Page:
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GeoColor Imagery - Basic Information

Quick Guide

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Fig. 1. Example of the GeoColor image product rendered over the continental United States. The product depicts clouds and snow cover (when present) in white, moonlit nighttime terrain in purple, city lights from major metropolitan areas in yellow, and daytime land and shallow-water features in true color. Click on figure for full resolution.

Who is developing and distributing this product?

The Cooperative Institute for Research in the Atmosphere (CIRA) in Fort Collins, Colorado, in partnership with the Naval Research Laboratory (NRL) in Monterey, California, is developing and distributing the GeoColor product.

Who is receiving this product, and how?

The GeoColor products are sent to the National Weather Service (NWS) Regional Headquarters from where they are distributed to participating Weather Forecast Offices (WFOs) for display on their local AWIPS systems.

What is the product size?

The size of one CONUS scale image is 22 MB, updates are available every 30 minutes.

Purpose of this product.

The GeoColor satellite imagery product, developed at NRL and first demonstrated on the NexSat web page (, displays standard GOES data in a new way that includes customized day/night backgrounds and makes a seamless transition from daytime (visible) to nighttime (infrared) imagery.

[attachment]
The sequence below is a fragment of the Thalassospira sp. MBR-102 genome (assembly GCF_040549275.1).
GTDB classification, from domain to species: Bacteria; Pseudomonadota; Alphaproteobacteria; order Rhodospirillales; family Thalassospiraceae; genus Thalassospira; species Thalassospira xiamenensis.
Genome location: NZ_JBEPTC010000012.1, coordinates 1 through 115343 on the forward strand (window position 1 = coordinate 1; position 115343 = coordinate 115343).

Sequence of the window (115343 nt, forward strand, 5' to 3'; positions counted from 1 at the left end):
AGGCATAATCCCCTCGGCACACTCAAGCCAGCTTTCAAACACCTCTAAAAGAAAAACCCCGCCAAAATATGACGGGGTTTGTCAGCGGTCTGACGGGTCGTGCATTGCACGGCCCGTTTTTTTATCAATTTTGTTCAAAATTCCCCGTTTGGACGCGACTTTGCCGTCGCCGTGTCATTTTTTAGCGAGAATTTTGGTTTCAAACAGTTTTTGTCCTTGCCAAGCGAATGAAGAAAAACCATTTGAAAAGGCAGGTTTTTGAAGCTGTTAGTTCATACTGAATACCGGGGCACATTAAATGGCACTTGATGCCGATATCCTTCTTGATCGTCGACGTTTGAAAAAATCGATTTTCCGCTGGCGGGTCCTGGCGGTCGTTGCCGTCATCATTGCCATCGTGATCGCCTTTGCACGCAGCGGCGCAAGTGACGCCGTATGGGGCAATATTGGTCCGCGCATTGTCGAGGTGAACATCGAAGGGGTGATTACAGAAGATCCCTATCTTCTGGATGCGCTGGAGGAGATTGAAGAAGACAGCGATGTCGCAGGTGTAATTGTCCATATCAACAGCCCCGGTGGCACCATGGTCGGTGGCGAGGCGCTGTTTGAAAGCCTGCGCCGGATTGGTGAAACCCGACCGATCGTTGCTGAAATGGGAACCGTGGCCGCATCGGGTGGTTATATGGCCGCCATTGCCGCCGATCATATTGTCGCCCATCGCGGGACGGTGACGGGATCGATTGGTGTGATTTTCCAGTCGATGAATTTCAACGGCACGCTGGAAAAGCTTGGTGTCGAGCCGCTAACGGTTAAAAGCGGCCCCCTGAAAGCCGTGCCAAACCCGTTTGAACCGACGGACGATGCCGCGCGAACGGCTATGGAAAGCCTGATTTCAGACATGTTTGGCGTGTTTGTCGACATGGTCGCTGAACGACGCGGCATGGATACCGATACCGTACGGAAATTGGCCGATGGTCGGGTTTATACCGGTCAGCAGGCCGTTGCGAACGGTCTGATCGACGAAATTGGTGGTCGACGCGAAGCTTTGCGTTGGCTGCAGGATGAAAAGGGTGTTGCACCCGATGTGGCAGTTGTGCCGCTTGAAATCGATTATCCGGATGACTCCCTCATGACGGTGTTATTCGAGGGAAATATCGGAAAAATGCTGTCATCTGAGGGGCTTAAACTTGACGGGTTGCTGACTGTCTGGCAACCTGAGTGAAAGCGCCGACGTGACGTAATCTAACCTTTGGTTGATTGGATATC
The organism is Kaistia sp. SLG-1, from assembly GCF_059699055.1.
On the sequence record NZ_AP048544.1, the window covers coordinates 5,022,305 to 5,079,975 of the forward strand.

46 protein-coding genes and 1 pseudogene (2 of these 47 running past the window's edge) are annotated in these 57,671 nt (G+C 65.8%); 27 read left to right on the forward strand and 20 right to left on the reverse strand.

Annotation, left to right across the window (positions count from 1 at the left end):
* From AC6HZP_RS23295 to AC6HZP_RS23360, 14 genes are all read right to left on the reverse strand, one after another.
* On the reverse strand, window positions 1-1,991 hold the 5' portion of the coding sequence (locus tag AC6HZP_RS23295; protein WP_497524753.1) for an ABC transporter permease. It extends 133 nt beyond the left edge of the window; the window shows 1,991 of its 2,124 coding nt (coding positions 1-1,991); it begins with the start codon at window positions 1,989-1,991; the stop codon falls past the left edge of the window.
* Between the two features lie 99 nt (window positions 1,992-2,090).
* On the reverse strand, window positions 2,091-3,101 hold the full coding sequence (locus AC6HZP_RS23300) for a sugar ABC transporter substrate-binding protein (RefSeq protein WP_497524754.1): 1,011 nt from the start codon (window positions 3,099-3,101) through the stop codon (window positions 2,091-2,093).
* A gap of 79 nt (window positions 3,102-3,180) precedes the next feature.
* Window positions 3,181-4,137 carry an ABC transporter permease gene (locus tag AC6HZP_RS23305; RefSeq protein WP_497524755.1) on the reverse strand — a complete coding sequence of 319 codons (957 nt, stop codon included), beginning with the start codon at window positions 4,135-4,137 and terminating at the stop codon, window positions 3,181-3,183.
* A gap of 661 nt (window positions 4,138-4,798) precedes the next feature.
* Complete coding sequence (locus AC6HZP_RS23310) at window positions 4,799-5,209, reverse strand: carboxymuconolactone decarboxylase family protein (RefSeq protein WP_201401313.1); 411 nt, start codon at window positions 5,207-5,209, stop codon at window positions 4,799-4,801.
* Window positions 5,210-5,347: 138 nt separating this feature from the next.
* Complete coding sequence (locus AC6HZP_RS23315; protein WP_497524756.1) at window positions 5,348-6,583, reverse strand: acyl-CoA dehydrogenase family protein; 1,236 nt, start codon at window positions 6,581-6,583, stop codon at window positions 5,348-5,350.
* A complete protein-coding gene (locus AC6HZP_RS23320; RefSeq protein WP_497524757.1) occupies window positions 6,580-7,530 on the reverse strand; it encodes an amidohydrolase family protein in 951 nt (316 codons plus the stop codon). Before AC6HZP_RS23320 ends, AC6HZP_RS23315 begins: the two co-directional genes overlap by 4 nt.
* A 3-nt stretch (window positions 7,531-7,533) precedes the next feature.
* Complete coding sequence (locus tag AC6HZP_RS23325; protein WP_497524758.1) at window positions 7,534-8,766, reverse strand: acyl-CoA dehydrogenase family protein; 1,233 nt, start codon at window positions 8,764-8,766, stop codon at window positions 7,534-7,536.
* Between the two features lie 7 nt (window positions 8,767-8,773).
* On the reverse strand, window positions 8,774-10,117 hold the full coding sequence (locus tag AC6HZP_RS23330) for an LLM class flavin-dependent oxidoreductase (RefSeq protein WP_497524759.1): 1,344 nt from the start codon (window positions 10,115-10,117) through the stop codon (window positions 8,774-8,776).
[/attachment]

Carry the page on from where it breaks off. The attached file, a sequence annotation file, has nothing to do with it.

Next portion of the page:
Why is this a GOES-R Proving Ground Product?

GeoColor demonstrates the kind of imagery that will be possible in the GOES-R era. GOES-R will feature the Advanced Baseline Imager (ABI) sensor which when combined with complementary data from the Visible/Infrared Imager/Radiometer Suite (VIIRS) on the National Polar-orbiting Operational Environmental Satellite System (NPOESS) satellites will be able to produce versions of the colorful imagery shown in GeoColor without the need for some of the special blending techniques used here, and at higher spatial and time resolution.

How is this product created now?

The data are first blended vertically (the dynamic GOES cloud imagery serving as the foreground, overlaid upon the static day/night backgrounds) using scaled and normalized versions of the GOES data to define a transparency factor. More Information...

Product Examples and Interpretation.

Figures 3 and 4 demonstrate the performance of the GeoColor product for daytime and nighttime scenes using imagery from Hurricane Katrina. Click on figure for full resolution. More Information...

Advantages and Limitations.

The GeoColor technique provides a simple yet visually powerful mechanism for transitioning seamlessly between multiple sources of information both in the vertical and horizontal dimensions. Behind the scenes in the GeoColor algorithm itself, tunable scaling factors provide developers the flexibility to adjust the relative strength of transparency in both dimensions (i.e., providing control over the amount of information retained/lost during the blending operation). This technique results in dramatic improvement to the presentation quality of standard visible and infrared satellite imagery. More Information...